In B.C., spousal support is often referred to as alimony (an American term) or "spouse support". However, the B.C. courts refer to such payments as "spousal support".
The basic principles of spousal support law in B.C. are as follows:
- Spousal support is a payment from one spouse to another in support of the spouse.
- Spousal support is not child support, which is payable by one parent to another parent in relation to the support of children.
- Spousal support is calculated under the Federal Spousal Support Advisory Guidelines. Our online spousal support calculator is based on these guidelines.
You can estimate spousal support payments using our free support calculator, but the legal issue in many cases is not the amount, but whether spousal support should be paid at all. Calculating the amount is fundamentally a math problem, but determining whether one party is entitled to support can involve a complicated, subjective assessment of all the relevant facts.
Our spousal support lawyers have helped thousands of Canadians resolve their support claims. Your financial future might depend on getting the help of an experienced advisor. Call our Vancouver office for a free consultation today, at 604-670-5626.
Who Can Apply for Spousal Support in British Columbia?
Under B.C.'s Family Law Act, a separated spouse can apply for spousal support. Usually, such an application is brought before a divorce is granted, but not always. As long as the applicant is a "spouse" as defined in the Act, it does not matter whether the couple was married or unmarried (common-law).
Read our article on B.C. common-law separation for more information on the rights of unmarried spouses to support.
What is the Purpose of Spouse Support?
When directing the payment of spousal support in B.C., the Courts will either apply the Federal Divorce Act, or the B.C. Family Law Act. The statute that applies depends on the circumstances of the case. Both acts have similar objectives, including:
- addressing the financial consequences of the breakdown of the relationship
- fairly apportioning costs associated with child care, beyond what is addressed by child support
- ensuring both spouses have the opportunity to become financially independent to the extent possible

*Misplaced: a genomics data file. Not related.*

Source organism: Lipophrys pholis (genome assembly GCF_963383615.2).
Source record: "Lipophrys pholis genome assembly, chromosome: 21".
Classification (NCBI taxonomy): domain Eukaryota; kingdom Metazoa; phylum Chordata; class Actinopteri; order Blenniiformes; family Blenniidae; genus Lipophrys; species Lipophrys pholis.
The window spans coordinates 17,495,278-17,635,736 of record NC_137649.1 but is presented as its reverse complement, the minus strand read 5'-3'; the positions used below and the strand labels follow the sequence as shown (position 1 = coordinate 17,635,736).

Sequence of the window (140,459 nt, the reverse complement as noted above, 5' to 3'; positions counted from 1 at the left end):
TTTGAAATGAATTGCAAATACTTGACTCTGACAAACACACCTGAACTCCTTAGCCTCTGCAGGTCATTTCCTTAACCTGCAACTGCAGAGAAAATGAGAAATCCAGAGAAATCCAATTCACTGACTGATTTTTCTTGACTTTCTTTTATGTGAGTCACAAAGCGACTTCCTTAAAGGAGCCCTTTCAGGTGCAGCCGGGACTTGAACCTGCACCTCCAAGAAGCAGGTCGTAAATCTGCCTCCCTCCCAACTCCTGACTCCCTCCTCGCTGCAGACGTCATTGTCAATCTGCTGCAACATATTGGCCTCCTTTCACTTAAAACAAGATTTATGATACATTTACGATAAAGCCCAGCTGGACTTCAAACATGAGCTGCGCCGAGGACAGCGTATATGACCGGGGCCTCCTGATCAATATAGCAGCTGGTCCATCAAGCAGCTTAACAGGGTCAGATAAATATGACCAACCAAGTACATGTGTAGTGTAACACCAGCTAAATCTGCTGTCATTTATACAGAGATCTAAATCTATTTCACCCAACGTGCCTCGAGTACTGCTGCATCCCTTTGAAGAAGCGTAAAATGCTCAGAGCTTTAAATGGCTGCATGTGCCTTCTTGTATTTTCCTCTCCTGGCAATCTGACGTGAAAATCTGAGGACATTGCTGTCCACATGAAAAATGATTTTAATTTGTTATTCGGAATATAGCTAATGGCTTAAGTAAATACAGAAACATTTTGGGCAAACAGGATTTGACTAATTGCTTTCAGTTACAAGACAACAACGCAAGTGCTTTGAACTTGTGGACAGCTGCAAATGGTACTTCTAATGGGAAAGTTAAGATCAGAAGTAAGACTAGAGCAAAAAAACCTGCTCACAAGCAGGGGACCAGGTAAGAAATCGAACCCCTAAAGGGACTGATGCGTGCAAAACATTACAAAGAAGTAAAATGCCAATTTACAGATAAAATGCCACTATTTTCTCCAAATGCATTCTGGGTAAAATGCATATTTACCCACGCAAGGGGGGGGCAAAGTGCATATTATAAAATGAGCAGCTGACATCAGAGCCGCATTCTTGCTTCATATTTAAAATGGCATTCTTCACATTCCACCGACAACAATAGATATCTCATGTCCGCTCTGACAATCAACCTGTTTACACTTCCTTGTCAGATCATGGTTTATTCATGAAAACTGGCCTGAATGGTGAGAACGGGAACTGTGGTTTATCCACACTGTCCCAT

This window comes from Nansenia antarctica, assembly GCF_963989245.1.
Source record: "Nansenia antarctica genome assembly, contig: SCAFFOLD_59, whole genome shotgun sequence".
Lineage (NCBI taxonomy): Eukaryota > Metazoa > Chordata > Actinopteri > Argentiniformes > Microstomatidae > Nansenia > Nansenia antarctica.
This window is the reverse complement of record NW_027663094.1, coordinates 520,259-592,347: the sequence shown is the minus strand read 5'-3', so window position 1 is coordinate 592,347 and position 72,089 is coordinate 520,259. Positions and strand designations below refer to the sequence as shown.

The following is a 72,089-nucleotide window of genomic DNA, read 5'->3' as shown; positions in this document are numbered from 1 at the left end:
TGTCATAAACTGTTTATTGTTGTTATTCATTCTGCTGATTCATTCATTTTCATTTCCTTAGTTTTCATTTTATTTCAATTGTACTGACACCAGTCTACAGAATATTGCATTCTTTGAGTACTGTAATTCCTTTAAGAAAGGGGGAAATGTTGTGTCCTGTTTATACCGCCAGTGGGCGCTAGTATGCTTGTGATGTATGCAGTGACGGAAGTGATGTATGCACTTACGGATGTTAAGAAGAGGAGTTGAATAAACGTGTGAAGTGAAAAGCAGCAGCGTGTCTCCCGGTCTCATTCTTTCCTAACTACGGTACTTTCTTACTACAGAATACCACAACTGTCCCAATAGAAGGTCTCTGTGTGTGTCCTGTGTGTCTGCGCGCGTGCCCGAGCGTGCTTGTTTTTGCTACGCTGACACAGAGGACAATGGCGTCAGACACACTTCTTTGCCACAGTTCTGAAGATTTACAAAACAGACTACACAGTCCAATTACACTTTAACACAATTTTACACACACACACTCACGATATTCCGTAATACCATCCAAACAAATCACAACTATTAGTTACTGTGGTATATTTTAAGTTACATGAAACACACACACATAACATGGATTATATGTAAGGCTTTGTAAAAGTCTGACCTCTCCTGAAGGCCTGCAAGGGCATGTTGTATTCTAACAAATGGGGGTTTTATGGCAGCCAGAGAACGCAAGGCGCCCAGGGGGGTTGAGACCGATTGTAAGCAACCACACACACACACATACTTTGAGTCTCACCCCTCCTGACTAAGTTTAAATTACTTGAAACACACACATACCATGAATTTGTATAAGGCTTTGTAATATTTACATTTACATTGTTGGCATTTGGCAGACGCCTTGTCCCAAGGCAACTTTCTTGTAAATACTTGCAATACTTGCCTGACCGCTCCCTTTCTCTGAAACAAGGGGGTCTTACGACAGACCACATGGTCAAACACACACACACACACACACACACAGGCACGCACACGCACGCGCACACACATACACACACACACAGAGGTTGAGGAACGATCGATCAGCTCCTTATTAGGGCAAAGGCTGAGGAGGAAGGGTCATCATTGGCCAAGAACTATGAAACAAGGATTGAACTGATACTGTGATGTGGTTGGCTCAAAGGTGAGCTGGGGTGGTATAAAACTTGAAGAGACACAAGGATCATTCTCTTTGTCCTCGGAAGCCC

Punishment is not an objective of spousal support, so bad behaviour is not directly relevant to whether spousal support is payable. Whether the recipient spouse is entitled to support, and for how long, will depend on broader factors going to the nature of the relationship and the impact of the breakdown of the relationship on both parties.
What Factors Determine the Need for Spousal Support?
Factors that are relevant to a decision to award spousal support include the following:
- the financial ability of the payor to pay spousal support
- the financial need of the recipient for spousal support
- any child support that is payable
- whether the payor has prior support obligations
- whether the recipient is being supported financially in a new relationship
- the duration of the relationship
- the responsibilities and conduct of each spouse during the relationship
- whether the recipient is staying at home to raise children
- whether the recipient made career sacrifices for the relationship
- whether the payor's career benefitted from the recipient's contributions
- any prior agreements or course of conduct regarding support
- other circumstances of the relationship and the specific situation of the parties.
This is not a comprehensive list. Spousal support can be highly contentious and is, obviously, very fact specific. Our spousal support lawyers can help you bring or respond to a spousal support claim that is propertly supported by facts and law.
Note that child support has priority over spousal support. In calculating spousal support under the Spousal Support Advisory Guidelines, child support is first deducted from the income otherwise available to pay spousal support. As a result, in many cases where high child support payments are due, no spousal support is payable, even though the payor spouse may have a much higher income. This will be the result where there is insufficient income to pay spousal support after B.C. child support is accounted for.
The Spousal Support Advisory Guidelines
The Spousal Support Advisory Guidelines are, as the name suggests, advisory guidelines only. They are not binding on the courts. That means a judge may decide to depart from the guidelines and order support in a higher or lower amount than indicated by the guidelines.
That said, B.C. courts tend to follow the Guidelines very closely, and depart only where there are very compelling reasons to do so. In many cases, the range generated by our free spousal support calculator is exactly where the parties will end up.
Our Vancouver Spousal Support Lawyers Can Help
An experienced spousal support lawyer can be a strong advocate in your spousal support claim or defence. Too many times, we have seen unrepresented litigants appear in family court without the knowledge or information required to properly present or respond to a claim. A good lawyer can often present your case in a manner that leads to a different result.
Don't gamble with your financial future. Schedule a free consultation today by calling us in Vancouver at 604-670-5626 or booking with us online.